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Fig trees (Ficus carica) produce furanocoumarins, a class of small organic molecules with various medicinal and agricultural applications. Villard et al. studied the enzyme catalysing the first synthetic step in the production of these molecules. They revealed how this enzyme emerged recently and independently within the Ficus lineage in a mechanism called convergent evolution.
Blocking protein folding to fight antibiotic resistanceMay 13, 2022 | 4 min read by R. Christopher D. Furniss , Nikol Kaderabkova , Despoina A.I. Mavridou
Magic Squares: A children’s puzzle meets quantum physicsMay 9, 2022 | 3.5 min read by Gemma de las Cuevas , Tom Drescher , Tim Netzer
Tiny molecular probes reveal invisible forces inside cellsJan 10, 2022 in Maths, Physics & Chemistry | 4 min read by Margot Riggi
The seed’s hidden defense arsenal: using bacteria to defend against diseaseFeb 10, 2022 in Plant Biology | 3 min read by Haruna Matsumoto , Tomislav Cernava , Mengcen Wang
Brain activity of conservatives and liberals diverge while watching the newsJan 5, 2022 in Psychology | 4 min read by Yuan Chang Leong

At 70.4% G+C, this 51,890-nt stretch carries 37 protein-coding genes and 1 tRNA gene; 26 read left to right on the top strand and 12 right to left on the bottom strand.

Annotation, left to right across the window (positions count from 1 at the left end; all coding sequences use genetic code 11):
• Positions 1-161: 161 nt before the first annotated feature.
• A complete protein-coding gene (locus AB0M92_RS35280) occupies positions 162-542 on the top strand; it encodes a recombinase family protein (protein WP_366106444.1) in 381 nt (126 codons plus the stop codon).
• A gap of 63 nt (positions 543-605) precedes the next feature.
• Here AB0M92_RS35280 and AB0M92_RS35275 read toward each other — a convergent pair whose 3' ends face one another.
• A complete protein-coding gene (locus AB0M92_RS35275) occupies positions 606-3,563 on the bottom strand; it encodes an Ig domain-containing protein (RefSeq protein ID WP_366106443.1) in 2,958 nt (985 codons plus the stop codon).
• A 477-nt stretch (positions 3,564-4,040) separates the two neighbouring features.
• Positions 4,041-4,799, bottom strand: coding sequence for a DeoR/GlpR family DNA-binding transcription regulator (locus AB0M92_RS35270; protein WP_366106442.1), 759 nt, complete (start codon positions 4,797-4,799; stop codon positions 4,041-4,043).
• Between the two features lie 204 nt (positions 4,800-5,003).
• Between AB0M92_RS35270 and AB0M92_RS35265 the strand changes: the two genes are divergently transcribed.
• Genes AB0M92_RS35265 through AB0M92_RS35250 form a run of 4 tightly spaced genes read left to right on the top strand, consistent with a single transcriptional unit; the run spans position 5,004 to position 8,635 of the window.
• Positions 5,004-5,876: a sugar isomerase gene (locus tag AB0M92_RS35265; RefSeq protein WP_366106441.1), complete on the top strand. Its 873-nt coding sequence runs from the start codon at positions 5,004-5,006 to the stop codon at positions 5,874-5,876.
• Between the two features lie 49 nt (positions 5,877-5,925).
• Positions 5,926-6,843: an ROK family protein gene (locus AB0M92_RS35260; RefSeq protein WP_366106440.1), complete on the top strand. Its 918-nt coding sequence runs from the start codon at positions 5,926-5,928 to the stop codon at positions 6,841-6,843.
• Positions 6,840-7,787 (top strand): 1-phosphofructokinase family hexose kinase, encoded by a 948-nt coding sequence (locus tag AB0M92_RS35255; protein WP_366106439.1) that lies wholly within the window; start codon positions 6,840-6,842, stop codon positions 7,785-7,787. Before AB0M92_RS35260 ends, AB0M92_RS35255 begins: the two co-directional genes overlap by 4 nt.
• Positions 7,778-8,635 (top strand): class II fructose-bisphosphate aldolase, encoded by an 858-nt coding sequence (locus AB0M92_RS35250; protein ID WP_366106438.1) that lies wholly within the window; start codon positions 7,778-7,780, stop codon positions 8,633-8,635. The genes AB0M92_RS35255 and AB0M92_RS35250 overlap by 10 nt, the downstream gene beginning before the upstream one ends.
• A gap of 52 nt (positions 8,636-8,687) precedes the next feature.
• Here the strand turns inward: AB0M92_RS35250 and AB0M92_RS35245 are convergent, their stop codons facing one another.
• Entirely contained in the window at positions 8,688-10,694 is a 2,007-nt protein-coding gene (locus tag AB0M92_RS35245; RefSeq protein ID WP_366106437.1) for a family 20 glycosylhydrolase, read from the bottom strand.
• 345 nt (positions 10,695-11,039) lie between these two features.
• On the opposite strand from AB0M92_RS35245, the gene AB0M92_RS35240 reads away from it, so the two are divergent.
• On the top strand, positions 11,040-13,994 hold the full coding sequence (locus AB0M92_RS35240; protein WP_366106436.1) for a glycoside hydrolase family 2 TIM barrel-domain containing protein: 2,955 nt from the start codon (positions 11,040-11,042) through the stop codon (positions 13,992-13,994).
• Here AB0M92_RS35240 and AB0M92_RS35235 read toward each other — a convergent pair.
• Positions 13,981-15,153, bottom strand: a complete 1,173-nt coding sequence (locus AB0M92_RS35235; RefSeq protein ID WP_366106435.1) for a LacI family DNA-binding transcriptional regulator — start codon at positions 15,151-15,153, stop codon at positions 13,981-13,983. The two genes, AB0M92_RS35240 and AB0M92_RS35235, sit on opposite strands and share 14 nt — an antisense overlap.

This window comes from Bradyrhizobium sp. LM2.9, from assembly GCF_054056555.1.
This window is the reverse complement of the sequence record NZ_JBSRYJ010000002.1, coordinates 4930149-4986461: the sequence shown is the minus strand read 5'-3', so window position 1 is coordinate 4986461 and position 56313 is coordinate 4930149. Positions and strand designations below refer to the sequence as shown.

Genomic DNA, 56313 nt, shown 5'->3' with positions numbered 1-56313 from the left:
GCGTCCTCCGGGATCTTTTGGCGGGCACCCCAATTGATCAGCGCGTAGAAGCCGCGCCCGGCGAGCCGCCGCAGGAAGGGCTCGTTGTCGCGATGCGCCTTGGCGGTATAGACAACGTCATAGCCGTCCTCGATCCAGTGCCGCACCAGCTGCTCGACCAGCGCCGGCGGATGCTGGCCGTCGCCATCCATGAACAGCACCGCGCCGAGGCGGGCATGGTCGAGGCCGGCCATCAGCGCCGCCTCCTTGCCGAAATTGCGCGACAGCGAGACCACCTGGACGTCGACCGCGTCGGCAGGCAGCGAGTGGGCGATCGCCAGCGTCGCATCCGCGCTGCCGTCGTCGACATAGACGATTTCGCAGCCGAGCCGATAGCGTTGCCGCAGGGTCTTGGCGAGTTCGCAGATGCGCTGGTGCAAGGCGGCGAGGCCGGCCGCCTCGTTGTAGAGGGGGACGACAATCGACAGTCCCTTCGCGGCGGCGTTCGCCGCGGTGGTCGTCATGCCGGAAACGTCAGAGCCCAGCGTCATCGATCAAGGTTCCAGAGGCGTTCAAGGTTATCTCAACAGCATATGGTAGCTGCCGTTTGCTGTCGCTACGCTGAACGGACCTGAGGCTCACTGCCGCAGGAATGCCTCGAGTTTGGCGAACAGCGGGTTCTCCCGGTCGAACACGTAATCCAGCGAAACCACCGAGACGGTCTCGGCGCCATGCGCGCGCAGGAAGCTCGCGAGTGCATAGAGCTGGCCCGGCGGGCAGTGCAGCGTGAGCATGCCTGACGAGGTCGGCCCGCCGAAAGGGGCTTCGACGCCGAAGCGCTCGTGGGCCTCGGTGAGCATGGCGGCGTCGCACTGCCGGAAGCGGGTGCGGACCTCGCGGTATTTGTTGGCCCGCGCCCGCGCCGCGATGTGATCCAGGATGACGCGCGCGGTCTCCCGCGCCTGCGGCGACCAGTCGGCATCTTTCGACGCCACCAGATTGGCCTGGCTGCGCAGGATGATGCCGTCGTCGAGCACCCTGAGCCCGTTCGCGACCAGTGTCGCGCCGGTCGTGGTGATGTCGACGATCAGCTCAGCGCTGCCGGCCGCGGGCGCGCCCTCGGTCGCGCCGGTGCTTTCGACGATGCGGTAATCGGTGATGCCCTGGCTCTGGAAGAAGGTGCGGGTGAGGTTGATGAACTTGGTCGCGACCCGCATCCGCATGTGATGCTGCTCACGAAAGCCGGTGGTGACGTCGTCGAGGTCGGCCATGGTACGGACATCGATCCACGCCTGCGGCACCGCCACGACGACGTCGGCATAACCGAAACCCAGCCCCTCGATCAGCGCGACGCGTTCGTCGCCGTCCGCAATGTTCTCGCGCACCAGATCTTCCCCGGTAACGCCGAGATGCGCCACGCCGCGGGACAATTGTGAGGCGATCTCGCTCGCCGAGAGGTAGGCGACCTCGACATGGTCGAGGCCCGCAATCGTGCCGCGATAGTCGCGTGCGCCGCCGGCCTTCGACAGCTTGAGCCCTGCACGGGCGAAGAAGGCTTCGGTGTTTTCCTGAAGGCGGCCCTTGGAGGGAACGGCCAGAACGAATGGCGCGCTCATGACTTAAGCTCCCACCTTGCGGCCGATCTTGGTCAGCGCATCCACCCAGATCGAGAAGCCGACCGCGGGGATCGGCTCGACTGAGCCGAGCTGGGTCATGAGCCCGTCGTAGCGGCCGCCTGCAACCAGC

Fighting back antibiotic resistance: a new hope from the soil
Antibiotic resistance represents a critical threat for our health and disease treatment. New discoveries are crucial to develop further medicaments against future superbugs.Feb 24, 2016 | 4 min read
High performance silks deployed by web building wolf spiders
Wolf spiders that build webs produce silks that perform differently than those that do not build webs, supporting hypotheses that web building and silk performance co-evolved in spiders.Nov 12, 2018 | 4 min read
What were the ice age ‘stilt-legged’ horses of North America?
Were these extinct animals related to horses, donkeys, or zebras, or were they something else entirely? Using ancient DNA, we have finally solved this mystery.Nov 2, 2018 | 3.5 min read
How do plants breathe?
Breathing air in and out is something that we, as humans, perform in every moment of our lives. Plants do likewise thanks to tiny mouths called stomata.Nov 22, 2017 | 4 min read
Tiny barcodes for a global food chain
Determining the origin of the foods we eat is harder than ever in our globalized world, yet in the case of food borne illness this answer could save lives and money. By harnessing microbial spores, we developed a technique using microscopic DNA barcodes to determine the origin of objects in a way that is safe, scalable, and durable to be used in real-world settings.Jun 7, 2021 | 4 min read